Dr. Reding holds new Ebenreiter Endowment; recent breakthroughs give hope.
Meeting after the forum were Dr. Douglas Reding (left), Ebenreiter family friend Richard Pamperin, Sue Ebenreiter and Sally Ebenreiter.
On a night when an oncology research endowment holder was named, Marshfield Clinic celebrated the major advances in cancer treatment tied to research.
Douglas Reding, M.D., an oncologist/hematologist and cancer researcher, was named the first holder of the Tom and Sally Ebenreiter Distinguished Physician/Scientist Endowment in Oncology Research. (See sidebar story)
In addition, a forum of Marshfield Clinic oncology physician-researchers the same evening recognized the tremendous progress taking place in cancer research, including studies and drug trials taking place here at Marshfield Clinic.
"Fifty years ago, a cancer diagnosis was a death sentence. By the time I started here 38 years ago, the five-year survivor rate for breast cancer was still less than 75 percent," said William Hocking, M.D., retired Clinic oncologist who moderated the forum. "Today this key survivor rate is more than 90 percent. And testicular cancer, which used to be deadly, now has an 85 to 90 percent cure rate."
The adjuvant drug treatments that we now use so commonly after surgery did not even exist, Dr. Hocking said. Screening mammography for breast cancer was just being evaluated, and there were not any anti-nausea agents like we now have.
Pediatric Oncologist Michael McManus, M.D., noted that the chance for survival for a child diagnosed with certain types of leukemia was very close to zero in 1960. Now, that same five-year-old child would have at least an 85 percent chance of surviving. All of these things have happened because of research, he said.
"People wanted to do something about it and gave money to support research," he said. "It's very important to be at a medical center that has clinical trials through the Children's Oncology Group (COG)." This is a nationwide cooperative oncology group that develops and oversees treatment protocols for childhood cancers. COG is an essential component in providing the same level of care available at any children's cancer center in the country.
"I tell my patients and their families that they're not getting just my opinion, but a nationwide coordinated opinion," he said. "Do you want the opinion of just one doctor, or of 100 who focus every day on childhood cancers?"
Adedayo Onitilo, M.D., who was recently named Oncology service line leader for the entire Marshfield Clinic system, spoke about his role as a clinician and researcher.
"I try to plug my patients into my research projects whenever I can and take that extra step beyond just seeing patients," he said. He noted that many people are only vaguely aware of the research conducted at the Clinic, although it is one of only three centers in the state engaged in this this type of research.
"Philanthropy for research is even more important than ever," Dr. Onitilo said. "That is why we all want to thank you for what you have done to support cancer research at Marshfield Clinic."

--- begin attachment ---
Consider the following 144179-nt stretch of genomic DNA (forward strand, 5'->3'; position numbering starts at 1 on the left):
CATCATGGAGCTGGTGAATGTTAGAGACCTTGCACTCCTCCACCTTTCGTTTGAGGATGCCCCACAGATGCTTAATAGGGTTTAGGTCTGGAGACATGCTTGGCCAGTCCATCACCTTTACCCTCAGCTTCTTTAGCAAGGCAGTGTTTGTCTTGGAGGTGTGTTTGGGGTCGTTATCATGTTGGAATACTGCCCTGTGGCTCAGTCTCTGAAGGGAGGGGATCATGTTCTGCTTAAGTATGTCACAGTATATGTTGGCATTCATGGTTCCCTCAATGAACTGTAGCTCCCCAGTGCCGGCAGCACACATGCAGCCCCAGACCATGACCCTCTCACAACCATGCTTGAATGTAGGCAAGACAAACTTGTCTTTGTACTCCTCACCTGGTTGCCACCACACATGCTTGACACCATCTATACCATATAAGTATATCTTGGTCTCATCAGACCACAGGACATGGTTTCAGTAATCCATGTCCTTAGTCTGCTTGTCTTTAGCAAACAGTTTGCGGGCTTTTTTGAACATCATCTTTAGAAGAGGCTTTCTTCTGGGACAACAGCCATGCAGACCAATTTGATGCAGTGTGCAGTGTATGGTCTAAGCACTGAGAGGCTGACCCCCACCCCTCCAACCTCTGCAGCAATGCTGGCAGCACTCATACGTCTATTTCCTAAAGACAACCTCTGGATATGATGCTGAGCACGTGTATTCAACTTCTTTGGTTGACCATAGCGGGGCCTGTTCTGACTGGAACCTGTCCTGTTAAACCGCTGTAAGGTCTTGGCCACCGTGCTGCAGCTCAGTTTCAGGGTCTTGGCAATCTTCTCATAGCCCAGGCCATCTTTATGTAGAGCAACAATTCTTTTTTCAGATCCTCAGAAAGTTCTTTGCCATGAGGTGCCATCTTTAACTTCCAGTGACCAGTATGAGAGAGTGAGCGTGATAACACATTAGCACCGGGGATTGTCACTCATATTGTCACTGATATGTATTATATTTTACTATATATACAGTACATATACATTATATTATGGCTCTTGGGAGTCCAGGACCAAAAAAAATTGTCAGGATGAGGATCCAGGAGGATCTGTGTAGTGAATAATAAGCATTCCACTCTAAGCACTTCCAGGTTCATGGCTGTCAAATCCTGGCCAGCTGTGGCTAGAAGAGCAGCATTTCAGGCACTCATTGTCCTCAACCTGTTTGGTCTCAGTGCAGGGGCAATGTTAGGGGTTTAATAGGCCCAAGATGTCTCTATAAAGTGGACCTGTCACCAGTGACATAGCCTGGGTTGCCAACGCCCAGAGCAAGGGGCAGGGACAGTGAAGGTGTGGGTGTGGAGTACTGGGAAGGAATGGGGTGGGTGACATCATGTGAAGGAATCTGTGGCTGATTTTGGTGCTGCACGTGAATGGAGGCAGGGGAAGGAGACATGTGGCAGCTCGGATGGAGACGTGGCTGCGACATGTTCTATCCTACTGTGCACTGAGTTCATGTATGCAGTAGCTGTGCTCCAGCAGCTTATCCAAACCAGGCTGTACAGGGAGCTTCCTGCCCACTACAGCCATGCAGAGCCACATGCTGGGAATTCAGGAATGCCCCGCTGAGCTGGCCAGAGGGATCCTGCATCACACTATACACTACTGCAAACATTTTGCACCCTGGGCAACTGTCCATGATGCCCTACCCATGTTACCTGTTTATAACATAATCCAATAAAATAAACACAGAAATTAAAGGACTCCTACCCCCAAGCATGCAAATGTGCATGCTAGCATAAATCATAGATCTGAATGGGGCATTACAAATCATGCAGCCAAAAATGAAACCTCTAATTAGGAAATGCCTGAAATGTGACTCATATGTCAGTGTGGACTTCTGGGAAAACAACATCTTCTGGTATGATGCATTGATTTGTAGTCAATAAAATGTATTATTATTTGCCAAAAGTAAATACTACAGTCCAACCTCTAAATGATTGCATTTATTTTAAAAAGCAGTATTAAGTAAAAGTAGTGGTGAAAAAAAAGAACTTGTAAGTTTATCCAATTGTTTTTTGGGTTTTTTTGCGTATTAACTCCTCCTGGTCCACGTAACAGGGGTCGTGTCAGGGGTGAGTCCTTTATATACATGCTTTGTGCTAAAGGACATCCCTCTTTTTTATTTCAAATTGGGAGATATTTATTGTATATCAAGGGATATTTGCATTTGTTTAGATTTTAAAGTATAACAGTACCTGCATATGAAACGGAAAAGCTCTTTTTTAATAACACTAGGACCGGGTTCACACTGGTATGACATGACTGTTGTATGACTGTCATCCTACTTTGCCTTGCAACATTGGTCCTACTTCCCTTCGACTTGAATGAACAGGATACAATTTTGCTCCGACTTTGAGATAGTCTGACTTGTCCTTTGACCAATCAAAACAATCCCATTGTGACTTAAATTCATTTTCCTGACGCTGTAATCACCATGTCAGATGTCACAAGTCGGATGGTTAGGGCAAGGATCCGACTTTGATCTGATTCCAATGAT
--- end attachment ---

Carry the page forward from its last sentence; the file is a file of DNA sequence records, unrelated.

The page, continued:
Dr. Reding has a long history of cancer research at the Clinic. One of his most notable achievements was his participation in the national Prostate, Lung, Colorectal and Ovarian Cancer Screening Trial (PLCO). The study helped establish national screening guidelines for prostate, colon, lung and ovarian cancer.
"We had 17,000 patients for the PLCO study and we recruited those individuals from a million letters we sent throughout Wisconsin," said Dr. Reding, who discussed the importance of cancer screening at the forum.
"When National Cancer Institute officials came to Marshfield for site visits, they marveled at the teamwork of the coordinators and how we could recruit people to come to a community of 20,000 people, compared to cities like Cleveland, Pittsburgh and Denver, to support this trial. Until then, they were skeptical that a rural clinic like ours could do that, but we've earned their respect."
Dr. Reding has also brought more than $20 million in research grants to the Clinic. The Ebenreiter Endowment will help him continue his successful research career.
Endowment helps pave way for more research
Tom and Sally Ebenreiter were clearly grateful for Tom's cancer care at Marshfield Clinic. To show their appreciation, they gave the lead gift to help establish the Tom and Sally Ebenreiter Distinguished Physician/Scientist Endowment in Oncology Research
Their generous gift, along with many others, helped the endowment reach the critical $1 million threshold to name the first holder of the endowment, Douglas Reding, M.D. Dr. Reding's selection was a delight to Sally Ebenreiter, who noted that Dr. Reding was her husband's oncologist.
The Ebenreiters were first treated at Marshfield Clinic more than 30 years ago and are long-time supporters of the Clinic who have made previous donations to support cancer research at Marshfield Clinic Research Institute.
"It's amazing what they've accomplished here," Sally Ebenreiter said after a cancer forum on May 12. "Tom would have been impressed to hear this today." Her husband passed away in 2003. Mrs. Ebenreiter attended the forum with one of her three daughters, Sue, and long-time family friend, Richard Pamperin.